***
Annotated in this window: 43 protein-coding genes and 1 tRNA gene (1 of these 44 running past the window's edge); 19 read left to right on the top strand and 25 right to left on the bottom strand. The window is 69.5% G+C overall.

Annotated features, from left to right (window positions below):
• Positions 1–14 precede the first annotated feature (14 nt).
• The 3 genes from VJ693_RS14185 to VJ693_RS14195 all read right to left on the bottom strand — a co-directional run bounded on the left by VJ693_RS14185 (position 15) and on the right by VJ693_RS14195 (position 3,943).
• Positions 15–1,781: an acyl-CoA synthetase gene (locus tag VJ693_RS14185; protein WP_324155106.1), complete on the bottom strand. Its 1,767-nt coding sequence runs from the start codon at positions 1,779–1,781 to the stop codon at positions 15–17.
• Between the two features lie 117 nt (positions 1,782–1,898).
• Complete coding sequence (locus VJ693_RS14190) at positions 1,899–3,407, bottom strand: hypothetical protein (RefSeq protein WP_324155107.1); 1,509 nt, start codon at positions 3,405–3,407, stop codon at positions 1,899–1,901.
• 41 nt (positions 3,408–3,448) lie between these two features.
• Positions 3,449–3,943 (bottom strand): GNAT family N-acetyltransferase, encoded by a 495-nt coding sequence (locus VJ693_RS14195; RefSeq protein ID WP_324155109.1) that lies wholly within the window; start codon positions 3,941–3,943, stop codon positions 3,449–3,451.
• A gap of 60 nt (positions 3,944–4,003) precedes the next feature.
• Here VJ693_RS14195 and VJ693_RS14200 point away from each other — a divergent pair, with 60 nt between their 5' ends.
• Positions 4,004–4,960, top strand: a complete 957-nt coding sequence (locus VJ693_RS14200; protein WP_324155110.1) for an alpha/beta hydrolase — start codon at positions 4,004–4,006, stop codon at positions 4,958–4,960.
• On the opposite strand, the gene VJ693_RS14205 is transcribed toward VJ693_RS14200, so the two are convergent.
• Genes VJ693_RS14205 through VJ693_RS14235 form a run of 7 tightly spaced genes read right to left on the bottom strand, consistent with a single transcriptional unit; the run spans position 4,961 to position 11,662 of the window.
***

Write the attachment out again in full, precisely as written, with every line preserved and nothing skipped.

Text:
Annotated in this window: 43 protein-coding genes and 1 tRNA gene (1 of these 44 running past the window's edge); 19 read left to right on the top strand and 25 right to left on the bottom strand. The window is 69.5% G+C overall.

Annotated features, from left to right (window positions below):
• Positions 1–14 precede the first annotated feature (14 nt).
• The 3 genes from VJ693_RS14185 to VJ693_RS14195 all read right to left on the bottom strand — a co-directional run bounded on the left by VJ693_RS14185 (position 15) and on the right by VJ693_RS14195 (position 3,943).
• Positions 15–1,781: an acyl-CoA synthetase gene (locus tag VJ693_RS14185; protein WP_324155106.1), complete on the bottom strand. Its 1,767-nt coding sequence runs from the start codon at positions 1,779–1,781 to the stop codon at positions 15–17.
• Between the two features lie 117 nt (positions 1,782–1,898).
• Complete coding sequence (locus VJ693_RS14190) at positions 1,899–3,407, bottom strand: hypothetical protein (RefSeq protein WP_324155107.1); 1,509 nt, start codon at positions 3,405–3,407, stop codon at positions 1,899–1,901.
• 41 nt (positions 3,408–3,448) lie between these two features.
• Positions 3,449–3,943 (bottom strand): GNAT family N-acetyltransferase, encoded by a 495-nt coding sequence (locus VJ693_RS14195; RefSeq protein ID WP_324155109.1) that lies wholly within the window; start codon positions 3,941–3,943, stop codon positions 3,449–3,451.
• A gap of 60 nt (positions 3,944–4,003) precedes the next feature.
• Here VJ693_RS14195 and VJ693_RS14200 point away from each other — a divergent pair, with 60 nt between their 5' ends.
• Positions 4,004–4,960, top strand: a complete 957-nt coding sequence (locus VJ693_RS14200; protein WP_324155110.1) for an alpha/beta hydrolase — start codon at positions 4,004–4,006, stop codon at positions 4,958–4,960.
• On the opposite strand, the gene VJ693_RS14205 is transcribed toward VJ693_RS14200, so the two are convergent.
• Genes VJ693_RS14205 through VJ693_RS14235 form a run of 7 tightly spaced genes read right to left on the bottom strand, consistent with a single transcriptional unit; the run spans position 4,961 to position 11,662 of the window.